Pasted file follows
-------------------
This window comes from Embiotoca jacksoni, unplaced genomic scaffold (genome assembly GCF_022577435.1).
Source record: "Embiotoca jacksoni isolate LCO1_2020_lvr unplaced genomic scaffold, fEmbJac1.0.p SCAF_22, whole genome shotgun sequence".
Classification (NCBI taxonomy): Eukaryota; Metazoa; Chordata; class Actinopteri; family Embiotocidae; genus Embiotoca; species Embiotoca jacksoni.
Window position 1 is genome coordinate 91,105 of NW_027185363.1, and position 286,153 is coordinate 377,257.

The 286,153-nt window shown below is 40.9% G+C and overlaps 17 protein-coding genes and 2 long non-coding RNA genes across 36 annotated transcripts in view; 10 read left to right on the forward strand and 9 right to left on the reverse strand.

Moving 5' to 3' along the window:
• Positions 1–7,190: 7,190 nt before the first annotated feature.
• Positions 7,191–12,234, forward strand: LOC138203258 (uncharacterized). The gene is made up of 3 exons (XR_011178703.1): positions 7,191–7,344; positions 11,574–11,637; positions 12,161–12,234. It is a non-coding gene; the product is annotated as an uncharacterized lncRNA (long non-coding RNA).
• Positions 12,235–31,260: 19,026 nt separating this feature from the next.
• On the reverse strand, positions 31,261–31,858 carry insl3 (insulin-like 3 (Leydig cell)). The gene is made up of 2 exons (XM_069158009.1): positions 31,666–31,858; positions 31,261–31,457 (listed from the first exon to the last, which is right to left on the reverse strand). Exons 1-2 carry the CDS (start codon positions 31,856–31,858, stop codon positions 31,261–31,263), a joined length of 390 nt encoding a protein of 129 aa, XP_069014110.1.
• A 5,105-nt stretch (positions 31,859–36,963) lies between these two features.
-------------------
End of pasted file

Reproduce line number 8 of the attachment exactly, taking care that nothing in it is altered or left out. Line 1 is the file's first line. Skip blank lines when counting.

• Positions 7,191–12,234, forward strand: LOC138203258 (uncharacterized). The gene is made up of 3 exons (XR_011178703.1): positions 7,191–7,344; positions 11,574–11,637; positions 12,161–12,234. It is a non-coding gene; the product is annotated as an uncharacterized lncRNA (long non-coding RNA).